Get your work on the Street!

Broad Street, a semi-annual magazine of true stories, seeks beautifully crafted narratives and artwork that present the truth in a way that’s new and special to readers. We feature big names and new names. We love to discover fresh talent.

We are taking submissions through Submittable. The submissions fee is $3.00, which helps offset Broad Street’s costs for the editors to review and discuss your work. Please read this entire page before sending your work.


Each issue runs through a new part of town, being loosely based on a theme that can be interpreted in several ways. Don’t be afraid to get creative in your approach to any theme; we appreciate the surprises that come from a fresh perspective. We will also assess the relevance of submissions to future themes but may not have determined the publication schedule for a particular future issue.

If you are submitting for a theme, identify it in the subject line and/or cover letter of your entry.  You don’t have to explain how your work fits that theme; we like to let our minds roam too.


 Themes and submission deadlines for upcoming issues: 

Maps & Legends (fall/winter 2015):
Go as far across the globe or into the popular imagination as you dare. Ask how we map humanity, emotion, and the fantasies and fads that seize the world or even a small part of it; explore legends and popular ideas associated with people or places. Submit until March 30, 2015.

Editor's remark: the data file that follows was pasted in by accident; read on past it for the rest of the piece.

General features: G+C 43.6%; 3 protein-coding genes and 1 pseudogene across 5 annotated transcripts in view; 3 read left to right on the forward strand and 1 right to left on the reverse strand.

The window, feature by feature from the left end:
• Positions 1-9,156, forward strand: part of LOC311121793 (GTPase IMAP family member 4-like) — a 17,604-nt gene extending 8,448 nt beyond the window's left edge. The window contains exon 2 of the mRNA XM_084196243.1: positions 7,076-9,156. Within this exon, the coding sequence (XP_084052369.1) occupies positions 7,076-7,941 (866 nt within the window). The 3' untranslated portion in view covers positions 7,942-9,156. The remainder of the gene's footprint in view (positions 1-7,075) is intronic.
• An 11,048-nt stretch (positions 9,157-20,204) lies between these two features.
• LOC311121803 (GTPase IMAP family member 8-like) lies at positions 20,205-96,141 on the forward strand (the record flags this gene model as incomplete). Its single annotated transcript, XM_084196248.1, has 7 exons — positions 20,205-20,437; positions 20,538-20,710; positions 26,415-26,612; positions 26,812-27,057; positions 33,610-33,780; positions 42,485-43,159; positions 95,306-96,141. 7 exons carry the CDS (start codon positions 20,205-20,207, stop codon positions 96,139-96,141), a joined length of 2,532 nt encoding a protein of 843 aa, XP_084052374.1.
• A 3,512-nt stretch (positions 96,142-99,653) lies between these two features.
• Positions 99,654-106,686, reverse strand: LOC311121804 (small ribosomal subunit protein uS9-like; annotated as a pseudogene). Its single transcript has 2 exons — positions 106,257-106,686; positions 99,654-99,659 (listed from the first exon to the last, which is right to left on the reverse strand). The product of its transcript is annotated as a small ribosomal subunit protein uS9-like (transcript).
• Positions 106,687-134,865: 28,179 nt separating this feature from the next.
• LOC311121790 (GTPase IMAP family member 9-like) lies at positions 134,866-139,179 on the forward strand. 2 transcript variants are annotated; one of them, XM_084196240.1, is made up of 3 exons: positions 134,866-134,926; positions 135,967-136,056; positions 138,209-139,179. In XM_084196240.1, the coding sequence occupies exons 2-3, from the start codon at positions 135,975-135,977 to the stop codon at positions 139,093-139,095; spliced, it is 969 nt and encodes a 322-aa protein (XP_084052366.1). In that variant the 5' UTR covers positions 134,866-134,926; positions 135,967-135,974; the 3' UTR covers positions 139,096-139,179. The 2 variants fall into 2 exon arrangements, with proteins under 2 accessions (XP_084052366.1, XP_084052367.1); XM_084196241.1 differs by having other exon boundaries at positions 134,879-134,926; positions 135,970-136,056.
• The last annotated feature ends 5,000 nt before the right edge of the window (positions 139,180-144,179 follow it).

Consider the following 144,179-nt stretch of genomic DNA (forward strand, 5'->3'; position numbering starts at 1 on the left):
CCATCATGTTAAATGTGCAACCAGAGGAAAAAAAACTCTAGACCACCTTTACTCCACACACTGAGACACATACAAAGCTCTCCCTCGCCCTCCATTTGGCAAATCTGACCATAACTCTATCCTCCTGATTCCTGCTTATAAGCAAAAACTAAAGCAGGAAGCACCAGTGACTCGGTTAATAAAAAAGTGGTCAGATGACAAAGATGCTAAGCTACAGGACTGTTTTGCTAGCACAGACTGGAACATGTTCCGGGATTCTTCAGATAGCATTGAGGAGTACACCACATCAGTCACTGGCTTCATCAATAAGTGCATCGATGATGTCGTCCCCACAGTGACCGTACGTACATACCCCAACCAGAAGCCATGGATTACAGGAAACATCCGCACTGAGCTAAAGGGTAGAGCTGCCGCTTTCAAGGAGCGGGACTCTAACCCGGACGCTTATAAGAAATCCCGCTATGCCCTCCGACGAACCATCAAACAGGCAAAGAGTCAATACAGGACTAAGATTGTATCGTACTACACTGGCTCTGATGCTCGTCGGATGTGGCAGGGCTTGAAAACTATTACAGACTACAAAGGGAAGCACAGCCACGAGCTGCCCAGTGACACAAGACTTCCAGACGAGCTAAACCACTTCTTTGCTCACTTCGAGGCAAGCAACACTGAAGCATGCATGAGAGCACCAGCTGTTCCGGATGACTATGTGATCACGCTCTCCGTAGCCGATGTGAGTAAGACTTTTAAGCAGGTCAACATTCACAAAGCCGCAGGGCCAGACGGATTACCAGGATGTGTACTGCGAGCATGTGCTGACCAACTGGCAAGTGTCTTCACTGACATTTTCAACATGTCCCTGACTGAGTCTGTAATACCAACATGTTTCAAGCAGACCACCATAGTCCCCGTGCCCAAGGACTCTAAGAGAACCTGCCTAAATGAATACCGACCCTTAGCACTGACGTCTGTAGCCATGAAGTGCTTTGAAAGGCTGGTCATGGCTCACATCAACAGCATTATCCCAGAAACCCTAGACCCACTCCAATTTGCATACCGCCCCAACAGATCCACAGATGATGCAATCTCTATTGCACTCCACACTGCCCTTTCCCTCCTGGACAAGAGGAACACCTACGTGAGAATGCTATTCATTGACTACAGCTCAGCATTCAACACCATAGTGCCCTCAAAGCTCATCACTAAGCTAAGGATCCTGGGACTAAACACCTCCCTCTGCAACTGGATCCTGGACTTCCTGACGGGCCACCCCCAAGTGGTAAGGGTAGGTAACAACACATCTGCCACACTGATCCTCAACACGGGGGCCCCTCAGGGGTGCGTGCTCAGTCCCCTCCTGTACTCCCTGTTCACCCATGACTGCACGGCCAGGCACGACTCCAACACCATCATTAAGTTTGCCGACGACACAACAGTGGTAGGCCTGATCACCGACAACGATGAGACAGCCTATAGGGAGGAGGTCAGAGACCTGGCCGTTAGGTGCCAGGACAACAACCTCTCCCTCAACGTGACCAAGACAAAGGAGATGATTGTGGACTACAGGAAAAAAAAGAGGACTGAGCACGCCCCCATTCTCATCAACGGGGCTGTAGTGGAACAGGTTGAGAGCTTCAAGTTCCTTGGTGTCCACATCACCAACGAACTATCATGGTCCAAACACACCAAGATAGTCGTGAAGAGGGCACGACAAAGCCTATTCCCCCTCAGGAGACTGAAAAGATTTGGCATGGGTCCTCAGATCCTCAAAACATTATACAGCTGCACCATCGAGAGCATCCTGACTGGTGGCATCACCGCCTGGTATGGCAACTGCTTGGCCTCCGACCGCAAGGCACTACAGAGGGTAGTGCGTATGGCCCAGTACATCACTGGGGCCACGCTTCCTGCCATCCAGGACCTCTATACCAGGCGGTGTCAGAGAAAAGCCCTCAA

Small Things (winter/spring 2015-’16):
We’re interested in miniature objects, things that shouldn’t bother us but do, children, microbes, pets, subatomic particles (e.g., the discovery that quarks have mass). What can we measure? For example, scientists have determined that the internet weighs a grain of sand… and philosophers have forever asked how many angels can dance on a pin… Remember we love micro-essays and poetry too! Submit until September 31, 2015.

Cures (spring/summer 2016):
We can cure meat; we can try to cure disease. There are camps to cure various conditions and predilections that a culture considers disruptive. For this issue we’re interested in medical subjects, yes, but we’d also love to read about how bacon became a condiment and how leatherworkers use their chemicals. Submit until March 30, 2016.

Rivals and Players (fall/winter 2016-2017; submit until September 1, 2016)
Do we play the game, or does the game play us?  Who or what has been the biggest obstacle in your path to the life you are meant to live?  What do you see when you spin Fortune’s wheel?  We’re interested in broken hearts, rakish behavior, jealousy, envy, greed, friendship, frenemies, monopolies … and just plain old down-home games, video or board or sport. Cultural commentary is particularly welcome. Toss a horseshoe our way and show us what you have.

Birth, School, Work, Death (spring/summer 2017; submit until April 1, 2017)
The Seven Ages of Man have become the Four Ages of Humankind.  We’re born, we learn, we work, we die. Broad Street has conceived of a four-part magazine with several features exploring each phase of life.  Give us your origin stories, your schoolroom struggles, your cubicle frustrations, your tales of passing on.  Where has this road taken you?

Closed issues:
1.1 “Dangerous Territory,” published fall 2013.
1.2 “Hunt, Gather,” published fall 2014.